This is another app that comes in two editions, free and paid for.  This free app has only ten lines per worksheet which will be a big barrier for most, even though it’s free.  Upon installing you’ll get a brief statement from the creator listing all the hassle he’s getting from users on topics taht are already clearly explained so bear that in mind if you at first think a few features need explaining, they probably have been.  Whilst using it you’ll have helpful windows popping up every time you try and do something.  This is partly the problem with using spreadsheet apps on the android and smartphones, there is a lack of room and app creators feel obliged to hold our hands as we use apps to avoid getting impulsive 1 star ratings from people who can’t figure things out.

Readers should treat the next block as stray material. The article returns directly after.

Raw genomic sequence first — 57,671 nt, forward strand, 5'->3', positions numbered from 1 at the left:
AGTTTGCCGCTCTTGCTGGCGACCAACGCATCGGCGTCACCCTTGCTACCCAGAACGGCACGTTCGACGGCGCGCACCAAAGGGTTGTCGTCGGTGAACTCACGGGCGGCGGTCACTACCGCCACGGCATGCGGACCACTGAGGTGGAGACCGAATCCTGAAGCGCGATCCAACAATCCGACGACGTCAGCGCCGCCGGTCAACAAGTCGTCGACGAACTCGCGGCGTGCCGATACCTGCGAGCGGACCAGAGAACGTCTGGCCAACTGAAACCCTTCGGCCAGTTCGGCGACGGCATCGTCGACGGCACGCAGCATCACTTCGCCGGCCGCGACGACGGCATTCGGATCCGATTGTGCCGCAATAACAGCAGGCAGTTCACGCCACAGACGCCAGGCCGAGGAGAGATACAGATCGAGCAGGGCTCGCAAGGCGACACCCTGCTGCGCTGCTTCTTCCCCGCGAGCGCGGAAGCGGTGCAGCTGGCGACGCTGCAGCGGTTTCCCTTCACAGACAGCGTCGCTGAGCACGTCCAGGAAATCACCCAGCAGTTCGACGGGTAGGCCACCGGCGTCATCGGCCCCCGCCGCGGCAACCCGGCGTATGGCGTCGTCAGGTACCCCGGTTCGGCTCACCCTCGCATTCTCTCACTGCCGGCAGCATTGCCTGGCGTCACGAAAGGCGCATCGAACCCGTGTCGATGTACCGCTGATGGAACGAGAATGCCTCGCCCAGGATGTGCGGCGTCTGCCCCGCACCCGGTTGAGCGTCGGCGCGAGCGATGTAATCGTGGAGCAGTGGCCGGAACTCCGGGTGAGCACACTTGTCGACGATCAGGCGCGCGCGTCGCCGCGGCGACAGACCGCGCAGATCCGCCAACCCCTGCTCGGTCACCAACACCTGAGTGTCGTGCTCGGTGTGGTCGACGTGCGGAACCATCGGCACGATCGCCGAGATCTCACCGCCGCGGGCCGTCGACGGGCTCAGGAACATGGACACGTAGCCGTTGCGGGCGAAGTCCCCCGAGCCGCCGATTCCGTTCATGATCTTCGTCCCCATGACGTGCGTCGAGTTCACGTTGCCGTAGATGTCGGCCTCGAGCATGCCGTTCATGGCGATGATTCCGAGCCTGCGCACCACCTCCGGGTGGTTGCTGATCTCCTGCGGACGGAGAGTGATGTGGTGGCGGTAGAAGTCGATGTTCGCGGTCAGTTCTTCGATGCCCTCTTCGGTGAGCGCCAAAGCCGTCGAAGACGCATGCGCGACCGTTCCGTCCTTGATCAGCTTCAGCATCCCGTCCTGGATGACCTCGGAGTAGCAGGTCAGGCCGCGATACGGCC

Importing tables (i.e. opening Excel files) is simple enough but xlsx files are not supported, meaning we can’t see how our little spreadsheet renders).  I saved it as an xls though and the below is what we have:  but still could not see how I import the “table”.

Google Docs

If you don’t mind your data being saved on the cloud then you can edit your numbers using Google Docs.  You can upload to Google Docs fro a phone by selecting “Docs” when you share a file from another Android app (so in Dropbox hold down on the xlsx file, click share, then choose share this file, then choose Docs).  You can choose to convert the file to a Google Doc or upload without conversion.  Despite beinga  small file it took some time to open in Google Docs after the initial upload.

Here’s how our file looks after being converted to a Google Doc:


Google Doc on Android

Google Doc on Android


It’s rendered nicely and whilst disappointing, I’m not surprised to see our shape and comment have disappeared.